Review Article: “The Meaning of the Pentateuch” by John H. Sailhamer (Pt.2)

This continues my review of John Sailhamer’s important book.  Time restraints mean I shall need at least one further post to finish the full review.  Please bear with me.  Part One of the review is here: link

Part Two continued…

Sailhamer sees the four main poems of the Pentateuch as strong indicators of the fact that the author has not abandoned the messianic hope of Genesis 3:15 or the covenant with Abraham.  He teases out several examples of constructive uses of these to signify “the prophetic hope of the new covenant” (as he says on 603).  Thus, he insists that while the law fills the greater part of the Pentateuch, there are clues which lead us to see the wider expectation of God’s faithfulness more congruous with the Abrahamic promises than the Mosaic codes.

He is also sure that rather than reading the OT in light of the NT it is wiser to study how the OT itself, as the Bible of the Apostles, uses the OT.  So he is insistent that, “The Old Testament has its own messianic light” (238).  And in the interplay between the Testaments, he goes so far as to assert;

Not only does the NT casts its messianic light back on to the OT, but also the light of the OT also shines onto the NT. (247)

What this logically entails is a hermeneutical continuity between both Testaments; the sort of continuity which can only be insured if neither Testament is granted interpretive priority over the other.  He continues,

The books of the OT were written as the embodiment of a real, messianic hope – a hope in a future redemption and a promised redeemer.  This was not an afterthought in the HB.  It was not the work of final redactors.  The central purpose of the books of the HB from the outset was to serve as the expression of the deep-seated messianic hope of a small group of faithful prophets and their biblically alert followers.” (Ibid).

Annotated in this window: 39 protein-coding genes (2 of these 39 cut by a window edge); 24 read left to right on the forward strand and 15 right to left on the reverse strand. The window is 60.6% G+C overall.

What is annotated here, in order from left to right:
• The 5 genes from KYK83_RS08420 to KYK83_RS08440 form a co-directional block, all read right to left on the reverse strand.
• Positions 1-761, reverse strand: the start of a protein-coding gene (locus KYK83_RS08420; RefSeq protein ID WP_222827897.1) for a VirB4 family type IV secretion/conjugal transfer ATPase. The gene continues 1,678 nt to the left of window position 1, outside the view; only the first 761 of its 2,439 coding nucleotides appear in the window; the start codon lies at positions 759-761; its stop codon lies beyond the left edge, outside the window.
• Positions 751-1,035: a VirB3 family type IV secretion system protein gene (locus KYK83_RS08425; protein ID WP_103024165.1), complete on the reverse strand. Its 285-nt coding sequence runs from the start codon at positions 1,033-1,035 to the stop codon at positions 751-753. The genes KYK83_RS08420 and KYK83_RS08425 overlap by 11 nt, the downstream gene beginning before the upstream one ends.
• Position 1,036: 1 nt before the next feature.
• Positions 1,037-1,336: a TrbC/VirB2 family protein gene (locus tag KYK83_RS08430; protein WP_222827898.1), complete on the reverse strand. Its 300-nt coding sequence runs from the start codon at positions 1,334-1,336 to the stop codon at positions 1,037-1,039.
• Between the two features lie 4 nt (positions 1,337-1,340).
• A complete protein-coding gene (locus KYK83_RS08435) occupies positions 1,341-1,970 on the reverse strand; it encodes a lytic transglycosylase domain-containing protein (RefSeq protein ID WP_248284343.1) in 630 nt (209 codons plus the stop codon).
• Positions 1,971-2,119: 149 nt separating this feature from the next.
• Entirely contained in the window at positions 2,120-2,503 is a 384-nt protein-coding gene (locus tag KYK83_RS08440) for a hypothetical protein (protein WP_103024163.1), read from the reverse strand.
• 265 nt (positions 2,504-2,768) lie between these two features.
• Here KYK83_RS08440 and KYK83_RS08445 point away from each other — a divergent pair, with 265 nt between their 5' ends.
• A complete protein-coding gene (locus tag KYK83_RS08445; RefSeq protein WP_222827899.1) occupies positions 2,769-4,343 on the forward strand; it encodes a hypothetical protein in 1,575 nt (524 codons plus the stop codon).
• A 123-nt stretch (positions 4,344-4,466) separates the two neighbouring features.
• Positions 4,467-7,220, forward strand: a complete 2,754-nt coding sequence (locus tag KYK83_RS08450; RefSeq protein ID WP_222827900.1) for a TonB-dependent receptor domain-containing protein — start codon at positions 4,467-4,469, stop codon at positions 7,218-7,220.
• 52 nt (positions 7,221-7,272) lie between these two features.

Therefore the authors were theologically; we could say messianically driven.  They recorded real happenings, but they did so with an eye upon the greater theological purpose.  As the OT Canon came to a close, this messianic purpose was made more explicit (246).  Also, priests like Ezra may well have had a hand in the “final form” of the Pentateuch (292-297).

The rest of Part Two details the “compositional strategy” of the Pentateuch.  One major topic treated in this section is his understanding of the aggregation of the Law codes in the Pentateuch.  He refers to Cocceius’ view (353-354 – Though these pages have been duplicated from 41f) that the more detailed ceremonial cultus and restrictions were introduced after the episode with the golden calf (361-362).  Thus,

The author wants…to show that Israel’s relationship with God, established in no uncertain terms at Sinai, almost immediately began to undergo important changes, due principally to Israel’s repeated failure to obey God.  What began as a covenant between God and Israel, fashioned after that of the Patriarchs (the Decalogue and the Covenant Code), had quickly become an increasingly complex set of restrictions and laws primarily aimed at the priesthood (the Priestly Code). (363)

This is then linked with composition patterns that the author finds in the rest of the Pentateuch (see esp. Sailhamer’s summary on 414-415!).  Of special interest is the discussion of the deliberate shaping of the direction of the Decalogue section (386ff.).  Sailhamer thinks the failure of the people to come up the mountain when they heard the sound of the horn after three days was of great significance (393).  In working through the text of Exodus 18 through 20 he raises and addresses many questions. I cannot mention them all in this review, but this excerpt from his short “Excursus on  the Interpretation of Jeremiah 11:6-8” will illustrate the kind of fascinating avenues Sailhamer goes down:

As suggested already in Exodus 19:1-9, originally there were no stipulations or collections of laws associated with the covenant.  It was cast as a continuation of the Abrahamic covenant, which also had no laws, but rather was based on the call to faith, as Exodus 19:9 (ya aminu) clearly states.  Then the people disobeyed God, and God brought stipulations/laws upon them to govern their relationship within the covenant.  Law was given not as a punishment, but as a way to curb Israel’s disobedience and lead them in following God’s will.” (409-410).

Sailhamer spends many pages proving this and trying to tie it all together, and the discussion demands a high order of concentration from the reader.  Does he read too much into the text?  Some readers may think so.  But he does not waste our time, and his conclusions are quite compelling.  I for one will be re-reading (again) this argument with Bible in hand in the near future.

This does not mean that all will be comfortable with Sailhamer’s correction of the MT with the LXX version(s) to make this point (e.g. 244-245).  But he notes further on how the MSS laying behind the LXX (Vorlage) and those of the Masoretic Texts show the influence of both preservation and interpretation within respective communities.

Part Three here!


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